When did you know you wanted to be a director?
I was directing when I was a little girl; in fragmented pieces. I used to make my stuffed animals do movie scenes from Star Wars, Get Smart or Fletch. Then I would take my tape recorder and do SFX and record music off the radio to go along with it. I did not own a video camera of any kind, so I would just snap my version of ‘storyboards’ with a camera, creating tableaus from each scene, then get them developed. I’d arrange them on my floor and make my dolls ‘watch’ the movie they made as I’d retell it. I remember doing all of this — but the idea of actually being a film director didn’t occur to me until 2007.
When did you know you were in love with cupcakes?
I developed a love for cupcakes circa 2010. Prior to that it was white sheet cake from Ralphs grocery store. I’d just slice small bites of cake, as if eating 50 small bites wasn’t the same thing as eating the entire cake — who was I fooling? So now, I satiate myself by eating a whole entire TINY cupcake instead.
Why direct comedy? How is it different from directing other genres of film?
Comedy comes more natural to me. The way people behave is funny to me. It’s like I can see behavior like that kid saw dead people. I love subtext, like watching a boy hit on a girl and act all suave, but if you’re paying attention, his body language is actually saying, “I’m scared shitless to be talking to this chick.” I’m like a sleuth — I want to uncover what’s really going on, then exploit what people try to hide in a funny way. With drama, you can’t be as weird sometimes and get away with it. I like the strange and the weird.
If Chuck Norris were to corner you in an alley and challenge you to a duel, what would be your weapon of choice?
I would drink a cup of “Kick Butt Coffee” — why? Because down in Austin, TX, where I’m from, if you drink a cup of coffee from the Kick Butt Coffee there, it says, “You’ll have Chuck Norris strength!” P.S. That’s my brother’s coffee shop … and that’s what they advertise!
Do you have a comedy director you look up to? Why?
So many. I will keep it contemporary and say Jason Reitman. I mean, the material he picks shows he clearly cares about what he’s directing. He’s thoughtful and he’s not afraid to take stabs at social mores.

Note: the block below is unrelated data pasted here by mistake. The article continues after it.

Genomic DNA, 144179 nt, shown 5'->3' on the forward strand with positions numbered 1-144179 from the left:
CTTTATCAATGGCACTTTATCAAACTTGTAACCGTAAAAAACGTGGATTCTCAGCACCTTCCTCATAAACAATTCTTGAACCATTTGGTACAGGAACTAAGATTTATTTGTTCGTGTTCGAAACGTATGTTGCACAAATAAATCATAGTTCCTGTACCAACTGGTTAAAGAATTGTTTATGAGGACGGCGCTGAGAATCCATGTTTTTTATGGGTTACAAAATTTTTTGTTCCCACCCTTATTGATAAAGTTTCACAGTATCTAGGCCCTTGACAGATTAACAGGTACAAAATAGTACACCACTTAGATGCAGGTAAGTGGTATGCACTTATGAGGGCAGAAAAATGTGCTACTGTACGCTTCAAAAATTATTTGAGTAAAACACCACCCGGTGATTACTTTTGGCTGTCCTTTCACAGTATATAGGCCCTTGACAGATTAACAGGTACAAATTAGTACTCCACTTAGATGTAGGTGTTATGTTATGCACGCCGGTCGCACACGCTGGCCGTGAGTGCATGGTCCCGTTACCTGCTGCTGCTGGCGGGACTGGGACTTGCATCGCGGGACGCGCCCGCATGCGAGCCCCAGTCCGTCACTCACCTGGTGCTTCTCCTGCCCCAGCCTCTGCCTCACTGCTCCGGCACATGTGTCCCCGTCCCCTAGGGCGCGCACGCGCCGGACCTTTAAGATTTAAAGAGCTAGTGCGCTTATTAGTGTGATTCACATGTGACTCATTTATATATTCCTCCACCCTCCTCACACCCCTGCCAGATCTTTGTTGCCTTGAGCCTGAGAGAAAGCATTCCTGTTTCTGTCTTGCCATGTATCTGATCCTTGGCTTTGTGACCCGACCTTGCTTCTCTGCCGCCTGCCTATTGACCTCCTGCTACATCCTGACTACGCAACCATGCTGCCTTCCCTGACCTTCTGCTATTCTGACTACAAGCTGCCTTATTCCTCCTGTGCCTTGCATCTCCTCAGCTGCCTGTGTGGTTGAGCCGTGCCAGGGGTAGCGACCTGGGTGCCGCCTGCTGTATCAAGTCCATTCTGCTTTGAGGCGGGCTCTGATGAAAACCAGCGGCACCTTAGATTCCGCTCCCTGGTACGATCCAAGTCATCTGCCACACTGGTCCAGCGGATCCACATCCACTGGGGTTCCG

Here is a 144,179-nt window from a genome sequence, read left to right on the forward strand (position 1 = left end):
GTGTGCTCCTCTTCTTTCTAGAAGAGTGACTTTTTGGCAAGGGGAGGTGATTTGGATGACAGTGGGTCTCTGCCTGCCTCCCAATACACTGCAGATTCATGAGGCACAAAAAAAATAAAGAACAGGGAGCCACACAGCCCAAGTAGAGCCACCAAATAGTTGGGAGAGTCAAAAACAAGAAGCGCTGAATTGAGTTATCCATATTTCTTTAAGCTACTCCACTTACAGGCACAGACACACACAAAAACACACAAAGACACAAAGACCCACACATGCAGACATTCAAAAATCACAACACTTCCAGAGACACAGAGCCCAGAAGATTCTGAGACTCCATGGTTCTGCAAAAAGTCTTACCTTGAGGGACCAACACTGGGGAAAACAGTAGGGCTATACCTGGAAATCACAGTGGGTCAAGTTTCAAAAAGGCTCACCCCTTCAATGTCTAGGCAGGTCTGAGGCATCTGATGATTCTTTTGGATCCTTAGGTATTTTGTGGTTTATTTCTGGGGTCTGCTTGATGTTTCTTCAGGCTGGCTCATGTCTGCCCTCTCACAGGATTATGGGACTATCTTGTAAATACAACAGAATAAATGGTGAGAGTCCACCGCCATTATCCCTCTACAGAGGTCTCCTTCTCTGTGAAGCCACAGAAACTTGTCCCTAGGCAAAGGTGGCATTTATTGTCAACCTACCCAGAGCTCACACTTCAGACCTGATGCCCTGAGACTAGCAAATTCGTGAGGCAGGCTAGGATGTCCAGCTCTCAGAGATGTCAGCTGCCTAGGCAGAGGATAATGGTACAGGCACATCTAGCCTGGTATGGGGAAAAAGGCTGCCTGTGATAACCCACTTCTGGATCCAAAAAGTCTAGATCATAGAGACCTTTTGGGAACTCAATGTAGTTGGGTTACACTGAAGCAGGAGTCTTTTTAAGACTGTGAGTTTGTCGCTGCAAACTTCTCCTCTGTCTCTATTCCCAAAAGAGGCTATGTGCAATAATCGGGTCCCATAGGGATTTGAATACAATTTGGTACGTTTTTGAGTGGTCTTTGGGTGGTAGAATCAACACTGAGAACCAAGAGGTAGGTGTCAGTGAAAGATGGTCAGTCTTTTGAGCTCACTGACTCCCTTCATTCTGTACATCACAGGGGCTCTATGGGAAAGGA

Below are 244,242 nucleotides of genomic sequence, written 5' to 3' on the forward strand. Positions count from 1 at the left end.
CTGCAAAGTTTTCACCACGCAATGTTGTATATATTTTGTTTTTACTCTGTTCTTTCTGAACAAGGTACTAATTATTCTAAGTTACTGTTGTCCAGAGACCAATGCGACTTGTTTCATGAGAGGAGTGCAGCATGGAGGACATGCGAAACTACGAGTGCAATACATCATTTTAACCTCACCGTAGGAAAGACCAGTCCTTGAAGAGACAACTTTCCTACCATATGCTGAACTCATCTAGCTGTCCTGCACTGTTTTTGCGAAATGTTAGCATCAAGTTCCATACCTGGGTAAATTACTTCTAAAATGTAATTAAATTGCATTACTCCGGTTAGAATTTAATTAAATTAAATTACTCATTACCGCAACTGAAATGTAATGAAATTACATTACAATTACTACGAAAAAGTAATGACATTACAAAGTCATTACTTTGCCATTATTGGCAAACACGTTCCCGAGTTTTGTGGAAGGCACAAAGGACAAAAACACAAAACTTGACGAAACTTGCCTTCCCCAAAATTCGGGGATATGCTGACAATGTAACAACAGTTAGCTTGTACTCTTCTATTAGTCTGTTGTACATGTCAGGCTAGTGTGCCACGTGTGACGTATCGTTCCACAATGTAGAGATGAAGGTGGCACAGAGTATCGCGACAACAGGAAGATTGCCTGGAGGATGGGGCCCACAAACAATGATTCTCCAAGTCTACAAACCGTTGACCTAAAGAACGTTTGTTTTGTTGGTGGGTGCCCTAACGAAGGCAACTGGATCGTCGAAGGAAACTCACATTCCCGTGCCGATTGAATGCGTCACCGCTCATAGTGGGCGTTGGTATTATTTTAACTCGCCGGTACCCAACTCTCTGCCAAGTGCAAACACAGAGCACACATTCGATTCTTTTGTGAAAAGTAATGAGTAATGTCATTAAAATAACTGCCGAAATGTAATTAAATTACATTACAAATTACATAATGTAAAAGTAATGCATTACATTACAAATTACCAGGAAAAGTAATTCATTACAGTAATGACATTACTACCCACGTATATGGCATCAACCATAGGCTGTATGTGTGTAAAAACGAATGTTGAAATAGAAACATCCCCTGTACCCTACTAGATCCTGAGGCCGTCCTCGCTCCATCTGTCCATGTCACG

What’s the no. 1 lesson you’ve learned so far about directing?
Work with a great producer. If a producer is on top of his/her game and supports your vision and your team, you can accomplish anything!
As a woman, do you note any differences in how you work with your cast and crew versus how a male director does?
I see people more as individuals and note the differences between each person, not just men or women. I do wish more women were directing. Only 16 percent of Hollywood’s films (or even less) are directed by women. So the difference I see is, where are the ladies??
In a dream gig, which comedy actress/comedienne would you love to direct?
I would love to direct Catherine Keener — she’s awesome! So genuine, naturally funny and so much raw emotion goes into her performances.
Which character do you most resemble from The Divas?
I’m half Betty and half Lucille. I’m proud to be a quirky girl — who busts ass to get things done.
When you’re not directing comedy, you’re… ?
I’m writing or doing my best to get a project off the ground. Or eating cupcakes in 50 tiny pieces.
What’s your favorite comedy movie or T.V. show of all time?
Wow — what a tough question. I love end of the world movies where humans destroy themselves, like Children of Men or Idiocracy. I find it to be the ultimate irony. For TV, I love female driven comedies — Carole Burnett Show, 30 Rock, Roseanne.
Title of your autobiography?
I Mean, Are You Serious? by Joy Gohring
And now a taste of what that autobiography would be like:
Joy Gohring co-created and directed the highly acclaimed, Date a Human (www.DateAHuman.com). She is currently directing Undergrads, a web series for James Franco’s Rabbit Bandini Productions.
Joy’s short 18 garnered her the attention needed to segue into feature films. Currently in development: Woomen, starring Jane Seymour, Sugar Baby, and The Flaming Jerk. She has written for Lionsgate, FX, Oxygen, Disney, HBO, Universal and Yahoo! Joy won “Best Short” at the Cannes Independent Film Festival 2011 for Mental.
Joy began as a comic in 2000 when she was chosen from thousands of acts to perform at HBO’s Comedy Arts Festival. She was spotted by Carsey-Werner-Mandabach and subsequently created, wrote and/or starred in two TV series, including Good Girls Don’t…
Joy is an alumnus of the University of Texas, Austin, and American Film Institute’s prestigious “Directing Workshop for Women.” Her mother was a former nun, her father … a former monk.